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8.14 p.m.

Baroness Macleod of Borve: My Lords, I feel that I have spent the whole day with my pads on waiting finally to get to the wicket. However, I shall perhaps only make one run because the hour is late and I do not wish to take up any more of your Lordships' time. I wish to touch on one part of the gracious Speech which states:

I am deeply grateful to my noble friend Lady Blatch for what she said on the subject on behalf of the Government. She certainly gave great heart to all of us who were worried about young people and drugs as to what the Government intend to do in the future. Before hearing her speak, I had intended to say a little about drugs and I am afraid I shall still do so, without taking up too much time.

We are all aware of the grave damage that drugs can do to our young people, in particular the 15 to 16 age group. One always hopes that they will not become addicted and a senior doctor at the Maudsley Hospital said that many young people will experiment with drugs but the majority will stop before drug use becomes a problem. He said that the earlier a child starts taking drugs the more likely it is that the drug taking will become serious. That is why I hope to persuade the Home Office and the Department for Education to allow outsiders to go into all schools for the over 12s and warn pupils of the damage and consequences of drug taking. The outsiders must, of course, take samples of the drugs with them to show the pupils, otherwise it will have no effect. I realise that this is done already in a large number of schools but I am anxious that no child should grow up without being warned. If young adults become addicted there are many organisations and groups to whom they can turn. Although he is not in his place, I wish to pay a tribute to my noble friend Lord Mancroft for all the work that he is doing in this sphere.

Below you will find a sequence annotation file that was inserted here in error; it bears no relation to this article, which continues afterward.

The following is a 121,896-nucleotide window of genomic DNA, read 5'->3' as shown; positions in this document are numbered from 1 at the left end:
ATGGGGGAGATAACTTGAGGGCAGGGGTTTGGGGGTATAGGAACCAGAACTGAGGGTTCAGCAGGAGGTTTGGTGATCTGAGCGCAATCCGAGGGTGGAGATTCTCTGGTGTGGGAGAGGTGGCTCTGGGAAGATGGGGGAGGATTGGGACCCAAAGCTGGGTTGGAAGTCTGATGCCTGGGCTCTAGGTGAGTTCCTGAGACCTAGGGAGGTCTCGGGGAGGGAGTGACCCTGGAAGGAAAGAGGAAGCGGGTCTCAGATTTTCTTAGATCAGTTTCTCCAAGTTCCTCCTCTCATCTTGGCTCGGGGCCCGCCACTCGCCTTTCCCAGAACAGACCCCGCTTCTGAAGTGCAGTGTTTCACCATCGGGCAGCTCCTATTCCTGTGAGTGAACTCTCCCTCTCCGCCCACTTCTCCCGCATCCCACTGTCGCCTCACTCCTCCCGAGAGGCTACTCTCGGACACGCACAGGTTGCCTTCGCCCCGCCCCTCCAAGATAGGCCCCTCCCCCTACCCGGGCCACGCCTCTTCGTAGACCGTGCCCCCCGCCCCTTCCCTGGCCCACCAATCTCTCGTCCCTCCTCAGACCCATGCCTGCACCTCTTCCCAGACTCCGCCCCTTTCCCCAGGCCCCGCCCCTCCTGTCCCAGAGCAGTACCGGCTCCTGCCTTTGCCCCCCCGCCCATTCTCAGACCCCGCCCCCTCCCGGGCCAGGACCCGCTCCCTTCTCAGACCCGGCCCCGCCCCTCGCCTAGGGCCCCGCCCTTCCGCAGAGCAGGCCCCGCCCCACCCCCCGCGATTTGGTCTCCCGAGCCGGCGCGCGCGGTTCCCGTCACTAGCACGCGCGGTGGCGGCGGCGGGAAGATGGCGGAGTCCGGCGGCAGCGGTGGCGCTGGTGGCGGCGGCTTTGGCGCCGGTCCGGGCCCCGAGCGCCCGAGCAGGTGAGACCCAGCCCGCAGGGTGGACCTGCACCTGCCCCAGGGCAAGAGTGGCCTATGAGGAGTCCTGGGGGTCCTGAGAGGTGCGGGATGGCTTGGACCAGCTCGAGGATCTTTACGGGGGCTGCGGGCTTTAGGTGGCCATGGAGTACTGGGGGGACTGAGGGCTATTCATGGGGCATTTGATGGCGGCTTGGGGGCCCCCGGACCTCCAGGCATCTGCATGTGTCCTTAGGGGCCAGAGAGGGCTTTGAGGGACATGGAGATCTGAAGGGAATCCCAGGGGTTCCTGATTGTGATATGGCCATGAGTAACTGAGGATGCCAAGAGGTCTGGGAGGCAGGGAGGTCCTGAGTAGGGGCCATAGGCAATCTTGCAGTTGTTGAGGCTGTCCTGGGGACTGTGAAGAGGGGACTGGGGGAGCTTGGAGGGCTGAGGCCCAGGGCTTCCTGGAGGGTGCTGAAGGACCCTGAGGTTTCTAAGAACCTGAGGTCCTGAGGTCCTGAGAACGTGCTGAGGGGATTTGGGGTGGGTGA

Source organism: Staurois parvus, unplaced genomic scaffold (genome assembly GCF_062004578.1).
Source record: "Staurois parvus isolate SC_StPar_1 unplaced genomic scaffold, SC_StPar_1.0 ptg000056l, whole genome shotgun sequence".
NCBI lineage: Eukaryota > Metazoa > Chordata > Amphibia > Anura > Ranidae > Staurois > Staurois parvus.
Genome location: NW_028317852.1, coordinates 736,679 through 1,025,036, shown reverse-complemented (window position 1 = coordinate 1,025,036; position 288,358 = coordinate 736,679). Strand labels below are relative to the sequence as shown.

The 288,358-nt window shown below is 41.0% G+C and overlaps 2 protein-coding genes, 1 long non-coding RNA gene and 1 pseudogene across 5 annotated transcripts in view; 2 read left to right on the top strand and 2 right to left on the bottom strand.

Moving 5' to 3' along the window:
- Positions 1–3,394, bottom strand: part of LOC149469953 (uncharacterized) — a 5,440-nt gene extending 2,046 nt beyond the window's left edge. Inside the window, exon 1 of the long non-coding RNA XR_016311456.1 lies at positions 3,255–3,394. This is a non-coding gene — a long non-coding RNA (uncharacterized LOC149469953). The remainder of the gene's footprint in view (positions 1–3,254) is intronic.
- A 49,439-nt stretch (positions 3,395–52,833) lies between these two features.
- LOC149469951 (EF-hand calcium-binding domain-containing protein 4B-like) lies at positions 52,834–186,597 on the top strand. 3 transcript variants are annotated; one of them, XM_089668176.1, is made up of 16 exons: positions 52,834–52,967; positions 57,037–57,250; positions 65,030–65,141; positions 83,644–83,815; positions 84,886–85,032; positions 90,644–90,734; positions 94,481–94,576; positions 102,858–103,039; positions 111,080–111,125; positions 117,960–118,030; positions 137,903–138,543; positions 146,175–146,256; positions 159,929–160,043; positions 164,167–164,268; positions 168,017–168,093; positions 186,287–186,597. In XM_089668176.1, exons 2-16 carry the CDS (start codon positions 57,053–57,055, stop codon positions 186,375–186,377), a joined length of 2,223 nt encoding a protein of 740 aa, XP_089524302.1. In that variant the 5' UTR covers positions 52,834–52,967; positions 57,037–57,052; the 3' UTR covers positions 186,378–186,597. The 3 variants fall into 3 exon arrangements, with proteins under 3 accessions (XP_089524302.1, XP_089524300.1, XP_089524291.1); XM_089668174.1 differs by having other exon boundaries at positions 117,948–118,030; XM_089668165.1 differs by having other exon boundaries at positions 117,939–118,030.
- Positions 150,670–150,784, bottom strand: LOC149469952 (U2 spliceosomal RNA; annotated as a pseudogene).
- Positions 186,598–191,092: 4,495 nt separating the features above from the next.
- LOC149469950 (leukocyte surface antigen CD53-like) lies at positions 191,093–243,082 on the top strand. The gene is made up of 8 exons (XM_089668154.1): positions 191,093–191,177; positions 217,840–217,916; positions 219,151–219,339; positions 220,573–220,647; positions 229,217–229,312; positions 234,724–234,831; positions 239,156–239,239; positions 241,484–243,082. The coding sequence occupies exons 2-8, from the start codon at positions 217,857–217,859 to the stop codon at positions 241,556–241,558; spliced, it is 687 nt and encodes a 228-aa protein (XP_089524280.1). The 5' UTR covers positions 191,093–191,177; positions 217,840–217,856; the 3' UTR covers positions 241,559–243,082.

In this context, the most important people to the children are not the teachers but the parents. The parents are the people who see their children on a daily basis and can look out for the tell-tale signs of different behaviour and the various other ways in which anyone who has contact with young people can tell whether or not they are on drugs. I say "parents" in the plural because I firmly believe that every child has the right to the guidance and love that both parents can provide. There again, I say "guidance".

If children are in trouble they must be able to go to their parents who, in turn, must take an interest and show a caring concern. I understand that many children start drug taking when they are truanting from school and have nothing to do. To give some idea of the amount of drugs involved, I have been in touch with the Customs and Excise which has given me the approximate figures for drugs seized in 1993. They are: LSD, 150,000 doses. I could not quite make out why it was "doses" and not "kilos", but that is what it is. They

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seized: cocaine, 680 kilos; heroin, 540 kilos; herbal cannabis, 12 tonnes; cannabis resin, 39 tonnes; amphetamines, half a tonne. That is only what the Customs and Excise have been able to seize as the drugs were on their way either through the country or when they were landed at the ports of entry. It gives some idea of the enormous amount of drugs that are already in the country and are available to children or adults.

I want to express my worry--pointed out to me many times --about a new level of pseudo-official people who are known in this country now as counsellors. They have sprung up like mushrooms. It seems that the public can and do receive counselling about everything from car crashes and losing money to mourning the loss of a kitten. I should like to know who employs them; how much they are paid; what qualifications they must possess; and why, quite suddenly, it is assumed that people are in need of completely strange shoulders to cry on. I am sure that my noble friend the Minister will not need counselling after my few remarks, but I should be grateful if she could write to me as I have had a great number of representations on this subject.

8.20 p.m.